What began as a few hundred people on Wall Street nearly a month ago has grown into country-wide occupations in nearly every major city. After receiving little attention at the beginning, the mainstream media is now reporting on it daily, and it seems everyone is talking about it.
Mainly labeled as a Millennial movement and the voice of Gen Y, supporters of Occupy Wall Street — and, by extension, Occupy Boston, Occupy Chicago, Occupy Seattle, Occupy DC, and Occupy LA (among others) — have been protesting a number of grievances that have gradually grown into the message of “We are the 99%.”
Despite the fact that much of the media attention surrounding the movement has been negative, with many people saying there is “no clear message” and “no unified stance,” one thing is clear: The majority of Americans and Millennials hurt by big corporations and Congress’ inability to make decisions and bail out the rest of the country are finally standing up to draw attention and protest the issues rocking the nation.
“The essence of OWSer’s argument is pretty simple: they’ve got a raw deal; somebody dealt them a bad hand; someone ran their society into a ditch and not a goddammed one of the older generation will set in motion the machinery to correct the situation, or even acknowledge it,” wrote James Howard Kunstler, Well said. This Millennial movement is definitely one of the largest unified protests to sweep the country in recent history.
Although supporters may be protesting numerous grievances, the message behind “We are the 99%” is of great importance. “We are getting kicked our of our homes. We are forced to choose between groceries and rent. We are denied quality medical care. We are suffering from environmental pollution. We are working long hours for little pay and no rights, if we’re getting work at all. We are getting nothing while the other 1% is getting everything. We are the 99%,” reads the website. The people shown are from all backgrounds, of all ages, and are all proclaiming what the majority of Americans are dealing with on a daily basis.
As a collective movement, Occupy Together can be seen as the unified front for the occupations all over the country: to take action against the greed and corruption of the 1%.
Fellow TNGG writer Christine Slocum reported on the occupation happening in Seattle:
“The Occupy Seattle Protest started Saturday in downtown Seattle’s highly visible Westlake Park and continues despite controversy and arrests. Attendance has fluctuated, as not everyone can be at the park the entire time due to jobs and other responsibilities, notes David Warren. “I work two jobs, today’s my day off.” According to those at the park today, the high point of the protest saw 120 people camped out, with tents covering most of the park. While the mayor of Seattle, Mike McGinn, expressed support for the protesters, he also told demonstrators they needed to leave the park. Seattle has a no-camping rule for city parks. Twenty five people were arrested for refusing to leave their tents Wednesday. According to one man, who identified himself as Scott N., 24 Jakpaks, a jacket/tent sleeping bag combination, were donated to the protesters in response to this development. When asked how long the protesters would remain, he said, “We’re going to be here till they roll tanks through the park.” Mayor McGinn seems willing to facilitate that, as he arranged with protestors to allow overnight camping in both Westlake Park and City Hall Plaza for two weeks. With another protest being organized by MoveOn.Org for Sunday, it seems that protesters will continue to occupy Seattle.”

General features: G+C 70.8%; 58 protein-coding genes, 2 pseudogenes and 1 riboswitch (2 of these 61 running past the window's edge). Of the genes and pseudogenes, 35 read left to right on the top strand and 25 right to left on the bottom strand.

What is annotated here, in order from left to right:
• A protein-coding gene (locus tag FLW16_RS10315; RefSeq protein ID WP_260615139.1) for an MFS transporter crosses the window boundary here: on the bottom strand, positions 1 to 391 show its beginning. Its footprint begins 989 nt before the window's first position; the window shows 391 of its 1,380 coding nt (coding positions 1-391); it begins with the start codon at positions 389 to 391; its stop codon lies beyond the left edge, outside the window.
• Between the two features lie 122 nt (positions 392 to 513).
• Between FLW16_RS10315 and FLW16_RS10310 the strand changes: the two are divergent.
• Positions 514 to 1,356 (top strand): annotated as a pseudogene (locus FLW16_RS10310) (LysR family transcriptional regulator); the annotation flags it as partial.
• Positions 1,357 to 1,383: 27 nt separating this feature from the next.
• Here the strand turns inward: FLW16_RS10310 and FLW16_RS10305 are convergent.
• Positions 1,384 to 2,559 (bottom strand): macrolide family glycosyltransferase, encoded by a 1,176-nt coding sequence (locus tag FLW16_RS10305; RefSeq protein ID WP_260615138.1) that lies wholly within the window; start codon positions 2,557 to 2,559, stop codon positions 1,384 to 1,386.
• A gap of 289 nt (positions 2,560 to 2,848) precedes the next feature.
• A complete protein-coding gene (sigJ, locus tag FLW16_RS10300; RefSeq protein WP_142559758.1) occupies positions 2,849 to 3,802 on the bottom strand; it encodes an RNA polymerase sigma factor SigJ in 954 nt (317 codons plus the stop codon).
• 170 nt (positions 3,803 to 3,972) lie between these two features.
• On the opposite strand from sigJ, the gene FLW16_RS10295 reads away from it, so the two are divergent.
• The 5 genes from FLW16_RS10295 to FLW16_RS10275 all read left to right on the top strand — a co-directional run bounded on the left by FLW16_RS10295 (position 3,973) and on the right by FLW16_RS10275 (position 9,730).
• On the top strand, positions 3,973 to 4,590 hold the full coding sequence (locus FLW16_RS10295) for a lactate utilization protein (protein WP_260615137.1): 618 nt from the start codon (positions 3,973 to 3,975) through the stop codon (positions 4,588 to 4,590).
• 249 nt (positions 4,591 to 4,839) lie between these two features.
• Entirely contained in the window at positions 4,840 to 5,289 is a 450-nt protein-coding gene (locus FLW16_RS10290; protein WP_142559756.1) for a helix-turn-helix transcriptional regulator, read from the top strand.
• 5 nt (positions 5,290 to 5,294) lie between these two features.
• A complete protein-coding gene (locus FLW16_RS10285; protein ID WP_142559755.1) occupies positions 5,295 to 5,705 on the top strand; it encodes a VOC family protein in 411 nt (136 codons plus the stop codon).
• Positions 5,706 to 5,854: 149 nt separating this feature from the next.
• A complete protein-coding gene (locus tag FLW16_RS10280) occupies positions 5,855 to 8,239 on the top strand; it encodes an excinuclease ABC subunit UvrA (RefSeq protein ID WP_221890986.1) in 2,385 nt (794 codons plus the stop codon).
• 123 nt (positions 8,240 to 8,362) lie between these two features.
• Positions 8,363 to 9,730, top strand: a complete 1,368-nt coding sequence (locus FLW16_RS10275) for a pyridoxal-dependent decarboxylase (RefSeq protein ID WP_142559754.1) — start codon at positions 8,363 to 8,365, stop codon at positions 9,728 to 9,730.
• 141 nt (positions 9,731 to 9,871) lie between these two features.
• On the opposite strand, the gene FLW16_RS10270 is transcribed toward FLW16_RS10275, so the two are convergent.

Occupy Boston, which officially launched Sept. 30 in Dewey Square, in the heart of the city’s Financial District, grew from as few as 50 people to hundreds, with thousands marching on a few days. As they’ve camped out for the last 10 days, the occupation slowly but steadily gained momentum and media attention. With signs like “If you can’t afford to miss work, you deserve to be here,” and “Where’s my bailout?” and support from nurses and the U.S. Military Veterans, the movement has became hard to ignore.
Just last night, Oct. 10th, over 100 protesters were arrested after attempting to expand the occupation to the Rose Kennedy Greenway. Earlier in the day, an estimated 10,000 people marched from the Boston Common to Dewey Square, which caused a massive increase in police presence. They used cable ties to arrest all sorts of people, from medics to peaceful observers to protesters.
Mayor Menino recently stated that although he “sympathizes with the protesters,” he can’t allow them to “tie up the city,” saying that the occupation had crossed the line by marching to the North Washington Street Bridge and threatening to hold up traffic and expanding their campground to the Greenway, a patch of space they had been asked to stay off.
Occupations across the country don’t show any signs of slowing down and, in fact, may be gaining more momentum as the message becomes more clear, voices continue to be heard, and ideas continue to expand. With Wall Street remaining the strongest occupation thus far, the rest of the major cities will no doubt follow closely behind, as Occupy Together, Gen Y, and the majority of struggling Americans remain strong and in support of the 99%.
What do you think of the Occupy Wall Street Movement?